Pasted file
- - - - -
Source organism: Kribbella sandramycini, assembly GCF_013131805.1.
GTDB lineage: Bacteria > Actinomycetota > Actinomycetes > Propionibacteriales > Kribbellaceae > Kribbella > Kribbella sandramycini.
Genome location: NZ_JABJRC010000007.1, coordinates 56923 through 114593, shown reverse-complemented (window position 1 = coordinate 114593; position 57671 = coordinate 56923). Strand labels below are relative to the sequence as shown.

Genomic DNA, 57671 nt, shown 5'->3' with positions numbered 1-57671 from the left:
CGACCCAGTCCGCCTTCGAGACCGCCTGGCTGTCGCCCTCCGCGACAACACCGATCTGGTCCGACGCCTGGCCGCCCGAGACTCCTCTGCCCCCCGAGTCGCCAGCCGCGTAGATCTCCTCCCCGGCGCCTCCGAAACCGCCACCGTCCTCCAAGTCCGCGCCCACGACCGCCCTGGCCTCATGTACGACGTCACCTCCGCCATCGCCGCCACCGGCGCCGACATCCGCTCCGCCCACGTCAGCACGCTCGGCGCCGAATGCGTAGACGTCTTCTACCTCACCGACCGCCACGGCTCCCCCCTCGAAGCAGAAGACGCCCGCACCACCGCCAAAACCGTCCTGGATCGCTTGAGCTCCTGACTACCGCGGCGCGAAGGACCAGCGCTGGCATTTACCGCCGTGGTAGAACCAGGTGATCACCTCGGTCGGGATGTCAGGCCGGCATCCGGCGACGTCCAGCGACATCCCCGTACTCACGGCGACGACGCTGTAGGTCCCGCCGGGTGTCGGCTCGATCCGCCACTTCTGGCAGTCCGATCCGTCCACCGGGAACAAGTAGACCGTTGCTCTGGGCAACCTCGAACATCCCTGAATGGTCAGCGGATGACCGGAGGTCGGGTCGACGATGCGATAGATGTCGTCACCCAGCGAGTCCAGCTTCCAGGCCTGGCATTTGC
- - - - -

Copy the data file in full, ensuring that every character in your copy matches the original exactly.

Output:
Source organism: Kribbella sandramycini, assembly GCF_013131805.1.
GTDB lineage: Bacteria > Actinomycetota > Actinomycetes > Propionibacteriales > Kribbellaceae > Kribbella > Kribbella sandramycini.
Genome location: NZ_JABJRC010000007.1, coordinates 56923 through 114593, shown reverse-complemented (window position 1 = coordinate 114593; position 57671 = coordinate 56923). Strand labels below are relative to the sequence as shown.

Genomic DNA, 57671 nt, shown 5'->3' with positions numbered 1-57671 from the left:
CGACCCAGTCCGCCTTCGAGACCGCCTGGCTGTCGCCCTCCGCGACAACACCGATCTGGTCCGACGCCTGGCCGCCCGAGACTCCTCTGCCCCCCGAGTCGCCAGCCGCGTAGATCTCCTCCCCGGCGCCTCCGAAACCGCCACCGTCCTCCAAGTCCGCGCCCACGACCGCCCTGGCCTCATGTACGACGTCACCTCCGCCATCGCCGCCACCGGCGCCGACATCCGCTCCGCCCACGTCAGCACGCTCGGCGCCGAATGCGTAGACGTCTTCTACCTCACCGACCGCCACGGCTCCCCCCTCGAAGCAGAAGACGCCCGCACCACCGCCAAAACCGTCCTGGATCGCTTGAGCTCCTGACTACCGCGGCGCGAAGGACCAGCGCTGGCATTTACCGCCGTGGTAGAACCAGGTGATCACCTCGGTCGGGATGTCAGGCCGGCATCCGGCGACGTCCAGCGACATCCCCGTACTCACGGCGACGACGCTGTAGGTCCCGCCGGGTGTCGGCTCGATCCGCCACTTCTGGCAGTCCGATCCGTCCACCGGGAACAAGTAGACCGTTGCTCTGGGCAACCTCGAACATCCCTGAATGGTCAGCGGATGACCGGAGGTCGGGTCGACGATGCGATAGATGTCGTCACCCAGCGAGTCCAGCTTCCAGGCCTGGCATTTGC